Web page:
Vol #06 June, 2020
Greetings Dear Friends,

It is heartwarming to read good news about new graduates! It is especially encouraging to know how our students have overcome so many challenges!

I've seen many of our "kids" suffer and endure situations that to me is truly astonishing. Walking in the rain after a long day, waiting in the sun for a bus that doesn't show up, doing homework in a crowded cyber cafe, commuting daily to class by bicycle on a highway, going home to a house that has lost electricity, not having money to buy a required book or to take an exam, needing more food...these are a few issues our kids endure. 

While I could list a hundred ways they've demonstrated courage and persistence, others are more private, such as medical and emotional issues. On top of so many challenges, imagine struggling to make a better life without
positive role models. Well, Casa de Kids assists them with it all! 

My favorite quote from Thomas Edison is: "If we did all the things we are capable of doing, we would literally astonish ourselves." This month, we have graduates that astonish ME! Two students are graduating from high school, one from university, and one studying to take his legal bar exam. 

Please take a moment to read some of our students' feedback below. 

Thank you so much for making this life-changing work possible. 

In Gratitude,
Drew L. Vogt
CdK President/cofounder

The greatest good is what we do for one another.
-- Mother Teresa
Can you help our new Graduates?
CdK needs help to provide:
  • Food/ groceries
  • Modest graduation gifts
  • A man's suit (required for taking exams)
  • Diploma & exam fees
  • Medical equipment (required for MDs' internship)
The First Woman in Her Family
After a successful final high school year, Xochitl (pronounced "Sohchee") was supposed to celebrate her graduation with her class at a dinner party, COVID changed that. She is the FIRST WOMAN in her family to achieve this level of education! She struggled to complete her education during this COVID quarantine period, working online in a cybercafe. She shared with us that: "The only memory we will have is a picture of me and my classmates to be taken when the pandemic is over, in front of our school." In her leisure time, she learned to embroider with her mom.  Xochitl is currently waiting her admission results to continue into higher education in August. We are sure she did great! 
Feedback from Students
Although our regularly planned classes and cultural trips are on pause because of COVID, we are in regular communication with our students. We want to make sure they are staying healthy and up to date with their online classes. Some of them are struggling but Casa de Kids has their back. Thanks to donors like you, whatever their situation is we are here for them! Here is a summary of what our students shared with us when asked how this pandemic is effecting them:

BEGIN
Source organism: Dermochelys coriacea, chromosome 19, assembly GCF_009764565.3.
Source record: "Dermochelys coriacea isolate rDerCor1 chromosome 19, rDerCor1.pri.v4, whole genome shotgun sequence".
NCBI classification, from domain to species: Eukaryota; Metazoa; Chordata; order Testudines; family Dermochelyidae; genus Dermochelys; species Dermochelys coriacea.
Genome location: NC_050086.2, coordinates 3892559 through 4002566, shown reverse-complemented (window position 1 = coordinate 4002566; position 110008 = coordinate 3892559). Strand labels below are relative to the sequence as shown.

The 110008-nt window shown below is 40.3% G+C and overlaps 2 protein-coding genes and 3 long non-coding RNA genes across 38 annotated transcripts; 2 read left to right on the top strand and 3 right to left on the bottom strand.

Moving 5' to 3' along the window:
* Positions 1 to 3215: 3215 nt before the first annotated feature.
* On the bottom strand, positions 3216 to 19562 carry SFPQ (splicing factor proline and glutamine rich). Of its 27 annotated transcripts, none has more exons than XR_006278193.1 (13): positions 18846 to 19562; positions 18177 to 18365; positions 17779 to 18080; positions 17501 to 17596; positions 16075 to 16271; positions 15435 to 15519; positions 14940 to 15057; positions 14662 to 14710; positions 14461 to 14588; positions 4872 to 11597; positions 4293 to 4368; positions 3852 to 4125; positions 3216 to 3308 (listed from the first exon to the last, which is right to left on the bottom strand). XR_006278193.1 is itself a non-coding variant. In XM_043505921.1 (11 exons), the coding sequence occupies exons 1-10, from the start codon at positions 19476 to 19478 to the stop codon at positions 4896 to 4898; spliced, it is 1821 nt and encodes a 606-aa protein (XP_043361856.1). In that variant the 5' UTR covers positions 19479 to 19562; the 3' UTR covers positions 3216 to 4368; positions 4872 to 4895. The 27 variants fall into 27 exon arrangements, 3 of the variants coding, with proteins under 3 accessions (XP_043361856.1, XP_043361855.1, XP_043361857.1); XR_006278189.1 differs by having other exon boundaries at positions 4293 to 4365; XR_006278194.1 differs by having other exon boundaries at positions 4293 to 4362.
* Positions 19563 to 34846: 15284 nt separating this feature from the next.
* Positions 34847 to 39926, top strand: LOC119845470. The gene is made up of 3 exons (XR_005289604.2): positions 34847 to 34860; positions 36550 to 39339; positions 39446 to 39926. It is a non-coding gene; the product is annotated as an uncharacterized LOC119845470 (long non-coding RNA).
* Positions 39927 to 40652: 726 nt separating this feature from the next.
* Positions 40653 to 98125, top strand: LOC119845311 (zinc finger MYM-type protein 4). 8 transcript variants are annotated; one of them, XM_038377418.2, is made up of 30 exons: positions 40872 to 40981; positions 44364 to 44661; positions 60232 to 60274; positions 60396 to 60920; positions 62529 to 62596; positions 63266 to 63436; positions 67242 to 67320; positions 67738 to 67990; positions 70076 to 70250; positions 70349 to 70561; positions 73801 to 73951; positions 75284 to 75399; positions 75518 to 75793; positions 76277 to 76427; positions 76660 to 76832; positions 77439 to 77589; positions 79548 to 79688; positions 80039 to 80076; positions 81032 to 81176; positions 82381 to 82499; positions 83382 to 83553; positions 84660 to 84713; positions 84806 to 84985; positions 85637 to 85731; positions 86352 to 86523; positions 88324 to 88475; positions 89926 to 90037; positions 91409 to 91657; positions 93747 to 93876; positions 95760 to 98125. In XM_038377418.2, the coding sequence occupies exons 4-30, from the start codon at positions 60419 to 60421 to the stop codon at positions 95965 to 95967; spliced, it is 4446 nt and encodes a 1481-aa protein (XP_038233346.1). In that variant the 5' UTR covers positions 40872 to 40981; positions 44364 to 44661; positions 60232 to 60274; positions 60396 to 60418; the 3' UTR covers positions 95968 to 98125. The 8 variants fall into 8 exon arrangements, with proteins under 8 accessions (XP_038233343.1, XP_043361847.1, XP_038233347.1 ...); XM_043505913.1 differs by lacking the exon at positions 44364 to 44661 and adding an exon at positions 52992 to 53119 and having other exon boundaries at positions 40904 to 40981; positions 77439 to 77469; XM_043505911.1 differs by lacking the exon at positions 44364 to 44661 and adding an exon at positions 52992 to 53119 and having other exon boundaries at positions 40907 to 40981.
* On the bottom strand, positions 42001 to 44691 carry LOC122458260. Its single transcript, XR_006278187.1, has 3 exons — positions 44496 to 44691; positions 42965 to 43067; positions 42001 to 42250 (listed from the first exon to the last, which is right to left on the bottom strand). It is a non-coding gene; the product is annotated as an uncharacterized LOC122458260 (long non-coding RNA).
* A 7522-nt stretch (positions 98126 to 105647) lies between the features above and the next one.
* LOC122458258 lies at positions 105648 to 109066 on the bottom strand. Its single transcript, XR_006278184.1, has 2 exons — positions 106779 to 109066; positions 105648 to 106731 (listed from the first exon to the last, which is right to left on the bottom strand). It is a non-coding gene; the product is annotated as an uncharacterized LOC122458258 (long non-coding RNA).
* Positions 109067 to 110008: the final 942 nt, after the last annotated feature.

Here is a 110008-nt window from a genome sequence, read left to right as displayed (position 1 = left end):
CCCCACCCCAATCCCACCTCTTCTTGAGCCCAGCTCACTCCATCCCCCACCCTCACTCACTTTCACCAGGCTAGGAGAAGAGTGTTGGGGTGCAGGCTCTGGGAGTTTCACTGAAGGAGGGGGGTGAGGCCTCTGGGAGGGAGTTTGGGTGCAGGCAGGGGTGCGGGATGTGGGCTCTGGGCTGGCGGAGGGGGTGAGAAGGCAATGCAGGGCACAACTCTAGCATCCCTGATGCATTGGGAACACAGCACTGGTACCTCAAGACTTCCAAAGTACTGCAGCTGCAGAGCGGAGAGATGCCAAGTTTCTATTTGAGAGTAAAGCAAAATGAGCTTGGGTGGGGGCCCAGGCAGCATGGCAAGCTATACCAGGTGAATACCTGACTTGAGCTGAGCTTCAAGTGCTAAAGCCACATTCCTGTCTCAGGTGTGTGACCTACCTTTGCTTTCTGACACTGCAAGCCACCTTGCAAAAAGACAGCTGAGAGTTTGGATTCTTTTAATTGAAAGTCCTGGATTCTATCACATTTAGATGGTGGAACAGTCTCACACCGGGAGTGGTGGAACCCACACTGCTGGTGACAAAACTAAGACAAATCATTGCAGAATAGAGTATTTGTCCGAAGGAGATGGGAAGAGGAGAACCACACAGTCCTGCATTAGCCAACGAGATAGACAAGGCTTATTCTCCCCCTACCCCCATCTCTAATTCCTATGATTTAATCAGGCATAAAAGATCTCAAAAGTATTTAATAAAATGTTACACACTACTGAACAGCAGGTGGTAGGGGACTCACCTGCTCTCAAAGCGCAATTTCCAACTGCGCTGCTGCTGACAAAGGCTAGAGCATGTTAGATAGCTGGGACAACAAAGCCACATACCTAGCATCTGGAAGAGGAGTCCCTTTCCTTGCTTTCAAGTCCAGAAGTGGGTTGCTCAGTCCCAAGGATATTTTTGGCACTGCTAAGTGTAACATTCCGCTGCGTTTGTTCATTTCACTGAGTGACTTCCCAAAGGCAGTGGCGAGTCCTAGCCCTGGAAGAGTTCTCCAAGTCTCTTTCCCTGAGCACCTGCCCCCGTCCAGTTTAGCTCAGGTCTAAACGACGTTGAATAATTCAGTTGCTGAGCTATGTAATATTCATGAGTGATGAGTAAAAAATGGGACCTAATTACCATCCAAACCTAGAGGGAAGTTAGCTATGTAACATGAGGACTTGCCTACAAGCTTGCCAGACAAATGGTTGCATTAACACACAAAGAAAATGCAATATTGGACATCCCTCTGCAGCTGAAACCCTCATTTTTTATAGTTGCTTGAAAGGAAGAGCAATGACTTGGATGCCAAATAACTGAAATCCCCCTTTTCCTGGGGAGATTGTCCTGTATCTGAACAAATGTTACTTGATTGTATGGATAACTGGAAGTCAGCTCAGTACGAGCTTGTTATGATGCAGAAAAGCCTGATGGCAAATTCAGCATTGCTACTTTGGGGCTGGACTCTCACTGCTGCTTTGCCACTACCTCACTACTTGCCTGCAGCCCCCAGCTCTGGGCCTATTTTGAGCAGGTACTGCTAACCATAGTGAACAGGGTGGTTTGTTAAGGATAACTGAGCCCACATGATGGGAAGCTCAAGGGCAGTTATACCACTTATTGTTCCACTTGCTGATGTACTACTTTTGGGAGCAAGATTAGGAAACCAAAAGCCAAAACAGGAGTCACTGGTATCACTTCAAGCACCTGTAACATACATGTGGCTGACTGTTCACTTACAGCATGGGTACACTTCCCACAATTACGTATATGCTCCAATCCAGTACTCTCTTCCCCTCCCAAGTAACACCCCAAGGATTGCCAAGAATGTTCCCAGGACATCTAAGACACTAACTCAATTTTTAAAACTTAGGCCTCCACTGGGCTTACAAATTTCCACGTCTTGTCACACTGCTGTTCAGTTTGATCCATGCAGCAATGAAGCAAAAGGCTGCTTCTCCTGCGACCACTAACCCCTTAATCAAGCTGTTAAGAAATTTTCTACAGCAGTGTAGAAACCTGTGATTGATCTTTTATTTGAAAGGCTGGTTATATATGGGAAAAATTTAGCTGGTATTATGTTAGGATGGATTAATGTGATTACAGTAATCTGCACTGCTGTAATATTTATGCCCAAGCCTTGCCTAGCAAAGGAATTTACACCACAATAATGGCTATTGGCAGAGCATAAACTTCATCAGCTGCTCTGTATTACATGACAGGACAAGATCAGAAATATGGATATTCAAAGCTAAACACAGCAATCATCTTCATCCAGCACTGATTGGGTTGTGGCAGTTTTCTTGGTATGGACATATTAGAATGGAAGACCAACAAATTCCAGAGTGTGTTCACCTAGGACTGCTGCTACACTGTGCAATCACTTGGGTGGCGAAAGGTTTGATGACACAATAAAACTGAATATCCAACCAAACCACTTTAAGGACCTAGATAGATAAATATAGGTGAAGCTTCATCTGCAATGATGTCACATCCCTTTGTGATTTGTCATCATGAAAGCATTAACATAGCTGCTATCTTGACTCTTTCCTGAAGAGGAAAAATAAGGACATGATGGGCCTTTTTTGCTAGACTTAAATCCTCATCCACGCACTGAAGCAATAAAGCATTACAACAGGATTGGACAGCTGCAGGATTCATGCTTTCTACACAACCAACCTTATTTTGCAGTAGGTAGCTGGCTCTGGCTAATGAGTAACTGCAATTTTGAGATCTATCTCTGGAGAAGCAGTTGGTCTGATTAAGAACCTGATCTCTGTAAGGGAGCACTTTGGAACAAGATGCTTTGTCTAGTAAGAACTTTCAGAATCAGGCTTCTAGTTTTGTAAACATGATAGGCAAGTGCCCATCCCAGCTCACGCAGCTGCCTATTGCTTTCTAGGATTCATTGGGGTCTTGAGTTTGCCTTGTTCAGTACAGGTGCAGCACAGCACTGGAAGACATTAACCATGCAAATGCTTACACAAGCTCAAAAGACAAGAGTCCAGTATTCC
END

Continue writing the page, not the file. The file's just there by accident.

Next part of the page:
• Maatsa, 20. WiFi signal is not good so it's hard to have online classes. I should also be doing my internship right now.
  • Pablo, 17. I feel very uncomfortable having to be home all day, Im very irritable.
  • Zaira, 22. Online classes do not work as well as attending school. You don't learn as much, not all subjects or classes are covered.
  • Cecilia, 20. It's a very challenging economic situation as in a few days we will run out of resources at home and will need to break quarantine rules.
From University to Hospital Intern
Jose Alberto was one of the first students to join our program. We have seen his persistence and dedication to enter one of the toughest professions as a medical doctor. During this pandemic, he says he's adjusting "from being a university student to a hospital student." The festive graduation he has dreamed of for years was cancelled due to the pandemic; instead, he and his family and friends will celebrate it with a big dinner.  "I was dreaming of a big celebration to mark the achievement of my greatest dream." This Fall, for his internship, he will need an N95 mask, oximeter, and other face protection. He shared with us: "All these requirements mean more expenses for us."

Jose will now join doctors on Oaxaca's frontline in the battle against COVID-19. We are immensely proud of him!
A Unique Graduation
 Jesus, 17, is one of our youngest students who will graduate this month from high school.
"This was not the way we dreamed of closing out our high school years," Jesus said. For the past six years, he has gotten straight As and became President of his class for the past two years. Undoubtedly he was able to overcome many of the challenges he faced as an abandoned baby. He's accomplished so much, he was hoping to share the joy with his classmates at graduation. But, he says, "conditions were not optimal in the middle of a global pandemic." He remains optimistic, saying, "At least it was a pretty unique end of the year."
Why Oaxaca? 
Oaxaca City is the capital of the state of Oaxaca (pronounced wah-ha-kah). While our state is famous for native and culinary arts, it ranks as the country's third poorest with one of the highest illiteracy rates. Its mountainous terrain makes commerce and education difficult, attracting many seeking a better life to Oaxaca City.
To empower disadvantaged youth with education and life skills, enabling them to break cycles of poverty.
A world where youth are treated with respect and empowered through education, thriving in equality, integrity and freedom, creating the life of their dreams, while giving back to their community.
Know someone who'd like to learn of our work?
Casa de Kids | www.casadekids.org
EIN #83-0774465